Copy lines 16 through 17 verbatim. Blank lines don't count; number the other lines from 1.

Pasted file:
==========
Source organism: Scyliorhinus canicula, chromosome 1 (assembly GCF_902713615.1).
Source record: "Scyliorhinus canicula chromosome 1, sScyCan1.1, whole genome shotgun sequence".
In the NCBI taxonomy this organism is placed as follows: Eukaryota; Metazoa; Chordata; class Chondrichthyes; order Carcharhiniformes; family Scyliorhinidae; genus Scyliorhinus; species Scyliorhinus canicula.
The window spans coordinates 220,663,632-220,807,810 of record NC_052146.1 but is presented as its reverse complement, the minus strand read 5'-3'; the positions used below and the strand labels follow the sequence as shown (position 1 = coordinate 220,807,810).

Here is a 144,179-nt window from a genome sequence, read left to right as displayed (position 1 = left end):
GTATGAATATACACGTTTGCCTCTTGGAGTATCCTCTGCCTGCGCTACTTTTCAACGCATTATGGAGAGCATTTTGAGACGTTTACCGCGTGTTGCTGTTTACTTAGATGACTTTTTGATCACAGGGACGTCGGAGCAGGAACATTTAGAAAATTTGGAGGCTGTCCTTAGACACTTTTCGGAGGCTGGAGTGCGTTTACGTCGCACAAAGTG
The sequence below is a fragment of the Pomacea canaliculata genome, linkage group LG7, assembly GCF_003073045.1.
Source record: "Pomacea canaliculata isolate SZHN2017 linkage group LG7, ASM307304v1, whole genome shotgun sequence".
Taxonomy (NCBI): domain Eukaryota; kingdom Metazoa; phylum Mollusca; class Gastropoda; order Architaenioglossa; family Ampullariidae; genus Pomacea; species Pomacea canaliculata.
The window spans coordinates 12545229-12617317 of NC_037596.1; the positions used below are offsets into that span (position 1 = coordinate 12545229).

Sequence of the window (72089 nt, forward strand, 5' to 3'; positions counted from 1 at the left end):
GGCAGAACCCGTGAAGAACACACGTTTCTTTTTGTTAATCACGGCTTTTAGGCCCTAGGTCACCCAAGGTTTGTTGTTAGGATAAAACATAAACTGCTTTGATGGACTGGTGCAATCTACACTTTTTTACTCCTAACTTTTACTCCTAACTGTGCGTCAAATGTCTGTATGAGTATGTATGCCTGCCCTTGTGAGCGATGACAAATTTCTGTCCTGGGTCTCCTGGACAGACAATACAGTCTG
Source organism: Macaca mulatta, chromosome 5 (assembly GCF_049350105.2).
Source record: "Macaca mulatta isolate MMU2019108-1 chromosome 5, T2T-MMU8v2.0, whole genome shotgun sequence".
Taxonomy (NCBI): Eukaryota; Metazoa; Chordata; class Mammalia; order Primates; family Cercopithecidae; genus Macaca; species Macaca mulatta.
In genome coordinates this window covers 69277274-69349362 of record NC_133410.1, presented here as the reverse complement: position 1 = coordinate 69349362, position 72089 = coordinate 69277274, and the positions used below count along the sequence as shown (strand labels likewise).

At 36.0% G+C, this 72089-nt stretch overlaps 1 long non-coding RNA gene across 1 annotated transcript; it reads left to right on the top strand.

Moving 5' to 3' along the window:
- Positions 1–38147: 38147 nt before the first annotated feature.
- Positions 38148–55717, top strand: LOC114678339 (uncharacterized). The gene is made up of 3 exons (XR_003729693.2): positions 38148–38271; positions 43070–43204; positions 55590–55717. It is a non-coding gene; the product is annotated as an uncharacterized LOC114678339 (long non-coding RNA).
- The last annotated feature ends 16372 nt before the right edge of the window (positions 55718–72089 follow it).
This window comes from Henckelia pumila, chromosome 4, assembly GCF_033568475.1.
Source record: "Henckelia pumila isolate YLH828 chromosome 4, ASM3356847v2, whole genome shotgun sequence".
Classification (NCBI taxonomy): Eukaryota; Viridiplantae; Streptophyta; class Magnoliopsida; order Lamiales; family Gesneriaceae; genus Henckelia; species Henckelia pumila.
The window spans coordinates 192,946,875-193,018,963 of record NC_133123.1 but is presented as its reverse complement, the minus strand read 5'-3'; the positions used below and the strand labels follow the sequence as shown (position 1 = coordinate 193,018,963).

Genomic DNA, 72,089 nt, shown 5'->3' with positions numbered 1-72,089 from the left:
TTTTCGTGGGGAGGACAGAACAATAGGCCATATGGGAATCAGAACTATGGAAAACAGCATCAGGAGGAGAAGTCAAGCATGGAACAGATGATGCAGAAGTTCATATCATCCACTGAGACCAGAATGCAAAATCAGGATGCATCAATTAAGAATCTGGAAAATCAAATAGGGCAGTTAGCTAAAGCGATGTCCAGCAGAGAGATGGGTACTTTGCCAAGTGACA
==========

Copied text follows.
In genome coordinates this window covers 69277274-69349362 of record NC_133410.1, presented here as the reverse complement: position 1 = coordinate 69349362, position 72089 = coordinate 69277274, and the positions used below count along the sequence as shown (strand labels likewise).

At 36.0% G+C, this 72089-nt stretch overlaps 1 long non-coding RNA gene across 1 annotated transcript; it reads left to right on the top strand.